LGBT Motors

Cammy Corrigan
by Cammy Corrigan

TTKN News reports that General Motors has been awarded a top rating of 100 percent in the 2011 Corporate Equality Index (CEI), a survey which is carried out by the Human Rights Campaign Foundation (HRC). This scoring of 100 percent represents the fifth consecutive year that GM scored 100 percent in this survey. They didn’t get that top spot for their stance on Tibet. As a company that is entirely dependent on two governments (U.S. and Chinese) GM wisely kept their nose clean on THAT.

The Human Rights Campaign Foundation also named GM in their list of “Best Places to Work for LGBT Equality”. Now in case you’ve been under a rock or in a monastery, “LGBT” doesn’t stand for “Large GM Built Truck.” It stands for “lesbian, gay, bisexual, transgender.” If you subscribe to any of that, GM supposedly is one of the best places on earth to work for. “General Motors is proud to receive this recognition for the fifth consecutive year,” said Mary T. Barra, vice president of global human resources for GM, “It reflects our ongoing efforts to provide an environment that recognizes and embraces the diverse needs of our employees and our marketing initiatives to the LGBT community.”

Other car companies on the “Best Places to Work for LGBT Equality” are Chrysler, Ford, Subaru, Toyota and Volkswagen. The funny thing is, the top honors for GM are not entirely returned by the target groups. Cars by Chrysler, Ford, Subaru, Toyota and Volkswagen are on the Top 10 Top Lesbian Cars list. GM? Nada. Gay men at least rank the 2010 Chevy Camaro as the “Top Retro Flagship” in the #3 position – the rest of their choices are, well, diverse. But gays share the Subaru Outback affliction of their butch sisters. Sorry, no listing for Top 10 bisexual cars. They have their hands full driving men AND women crazy. But whoa, there is a list for Top 10 transgender cars! (You know, the people who have certain engine and body modifications.) Who’s the top here? The Chevy Suburban. See, the title is not entirely undeserved.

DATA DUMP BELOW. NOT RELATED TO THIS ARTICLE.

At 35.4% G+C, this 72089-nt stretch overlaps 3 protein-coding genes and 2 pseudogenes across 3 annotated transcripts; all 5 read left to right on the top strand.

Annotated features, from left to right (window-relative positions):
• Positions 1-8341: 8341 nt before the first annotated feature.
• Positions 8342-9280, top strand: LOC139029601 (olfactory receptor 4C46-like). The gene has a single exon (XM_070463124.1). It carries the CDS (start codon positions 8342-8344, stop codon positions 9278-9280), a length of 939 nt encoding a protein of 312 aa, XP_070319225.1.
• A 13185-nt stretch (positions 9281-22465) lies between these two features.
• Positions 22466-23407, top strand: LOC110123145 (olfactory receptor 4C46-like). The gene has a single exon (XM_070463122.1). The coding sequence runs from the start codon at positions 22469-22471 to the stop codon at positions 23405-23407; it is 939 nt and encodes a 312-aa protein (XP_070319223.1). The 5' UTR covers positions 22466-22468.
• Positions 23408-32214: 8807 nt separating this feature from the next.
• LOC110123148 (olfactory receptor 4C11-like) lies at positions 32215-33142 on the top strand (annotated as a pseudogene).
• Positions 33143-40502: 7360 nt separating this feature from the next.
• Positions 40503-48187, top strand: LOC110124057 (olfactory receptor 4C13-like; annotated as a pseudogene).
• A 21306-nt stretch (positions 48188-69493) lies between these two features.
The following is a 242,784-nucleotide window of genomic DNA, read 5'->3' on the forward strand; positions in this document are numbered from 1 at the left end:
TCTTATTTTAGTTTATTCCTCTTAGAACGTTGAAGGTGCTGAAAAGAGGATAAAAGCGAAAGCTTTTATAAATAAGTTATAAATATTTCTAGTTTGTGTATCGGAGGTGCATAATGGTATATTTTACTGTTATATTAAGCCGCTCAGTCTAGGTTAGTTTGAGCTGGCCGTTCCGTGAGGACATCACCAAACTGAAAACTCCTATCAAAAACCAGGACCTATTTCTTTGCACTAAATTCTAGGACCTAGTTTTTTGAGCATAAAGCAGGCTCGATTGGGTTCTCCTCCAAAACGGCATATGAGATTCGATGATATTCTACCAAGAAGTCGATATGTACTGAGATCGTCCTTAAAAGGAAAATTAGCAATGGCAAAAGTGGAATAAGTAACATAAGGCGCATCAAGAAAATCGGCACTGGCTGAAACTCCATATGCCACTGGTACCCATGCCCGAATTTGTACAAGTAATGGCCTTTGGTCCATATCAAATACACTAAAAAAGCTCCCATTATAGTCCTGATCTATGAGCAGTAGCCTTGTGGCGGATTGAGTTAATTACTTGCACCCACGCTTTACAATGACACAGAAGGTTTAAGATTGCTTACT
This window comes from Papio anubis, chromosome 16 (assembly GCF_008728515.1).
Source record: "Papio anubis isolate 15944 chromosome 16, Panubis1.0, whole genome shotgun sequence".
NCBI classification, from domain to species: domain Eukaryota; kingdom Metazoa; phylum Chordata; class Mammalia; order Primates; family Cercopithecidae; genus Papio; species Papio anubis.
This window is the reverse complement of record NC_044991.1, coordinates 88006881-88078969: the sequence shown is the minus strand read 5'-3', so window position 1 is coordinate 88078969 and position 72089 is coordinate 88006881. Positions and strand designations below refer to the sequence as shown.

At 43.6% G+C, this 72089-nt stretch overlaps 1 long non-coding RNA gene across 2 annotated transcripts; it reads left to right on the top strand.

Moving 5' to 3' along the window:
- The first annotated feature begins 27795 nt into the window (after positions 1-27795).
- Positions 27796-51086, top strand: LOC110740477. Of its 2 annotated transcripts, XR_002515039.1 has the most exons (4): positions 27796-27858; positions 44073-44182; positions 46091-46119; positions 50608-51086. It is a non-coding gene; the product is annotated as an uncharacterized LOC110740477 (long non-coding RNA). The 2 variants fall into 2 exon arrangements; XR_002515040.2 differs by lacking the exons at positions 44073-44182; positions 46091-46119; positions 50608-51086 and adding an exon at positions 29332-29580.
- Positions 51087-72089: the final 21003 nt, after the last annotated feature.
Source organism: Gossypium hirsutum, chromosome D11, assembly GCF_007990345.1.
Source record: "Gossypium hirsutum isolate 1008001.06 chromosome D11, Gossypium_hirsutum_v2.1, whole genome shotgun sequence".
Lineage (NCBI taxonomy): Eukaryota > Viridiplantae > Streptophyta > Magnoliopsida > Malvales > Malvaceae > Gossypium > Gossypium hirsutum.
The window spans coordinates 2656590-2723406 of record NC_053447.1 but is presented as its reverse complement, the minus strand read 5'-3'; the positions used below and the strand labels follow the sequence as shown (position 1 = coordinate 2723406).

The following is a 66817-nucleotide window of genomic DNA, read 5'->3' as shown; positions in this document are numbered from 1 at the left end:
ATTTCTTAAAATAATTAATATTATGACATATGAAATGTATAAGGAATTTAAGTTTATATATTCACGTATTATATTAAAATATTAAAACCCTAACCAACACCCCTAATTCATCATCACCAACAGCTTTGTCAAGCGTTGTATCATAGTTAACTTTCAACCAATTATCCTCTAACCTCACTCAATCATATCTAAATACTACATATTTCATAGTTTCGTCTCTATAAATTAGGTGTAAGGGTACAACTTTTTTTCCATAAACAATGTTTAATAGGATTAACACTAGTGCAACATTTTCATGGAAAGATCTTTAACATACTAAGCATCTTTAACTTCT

Cammy Corrigan
Cammy Corrigan

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  • 50merc 50merc on Oct 11, 2010

    I wish we all could get along. The reason this topic provocative for many social conservatives is they tend to see the Human Rights Campaign and similar efforts as transitioning from asking acceptance to demanding endorsement. If you read the questionnaire (forty or so items) you'll see it asks employers about such things as forming GLBT advocacy groups within the workforce, funding GLBT events and pushing for GLBT-favored legislation. The questions regarding conducting employee surveys of sexual orientation and gender identity strike me as over the top. And again, I must point out that "teabagging" refers to a sexual practice, not to expressing concern about our country's future.

  • M 1 M 1 on Oct 12, 2010

    Homosexuals don't bother me, although I don't think they deserve any special treatment. I can even force myself to deal with cross-dressers with a straight face, but again, they shouldn't expect special treatment in the workplace. But I'll cross that line and state categorically that transgender people have psychological issues. And sometimes psychological issues are simply incompatible with normal employment. Like the sex you're born with, it's a fact of life. No amount of wishing or surgery is going to change your gender, and a business should not be legally forced to participate in those people's fantasies.

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    • Darkwing Darkwing on Oct 12, 2010
      I wonder what’s harder? Arm-twisting social conservatives, or squeezing a dime out of insurers? Both pale in comparison to getting "progressives" to stop forcing their emotions on the rest of us.
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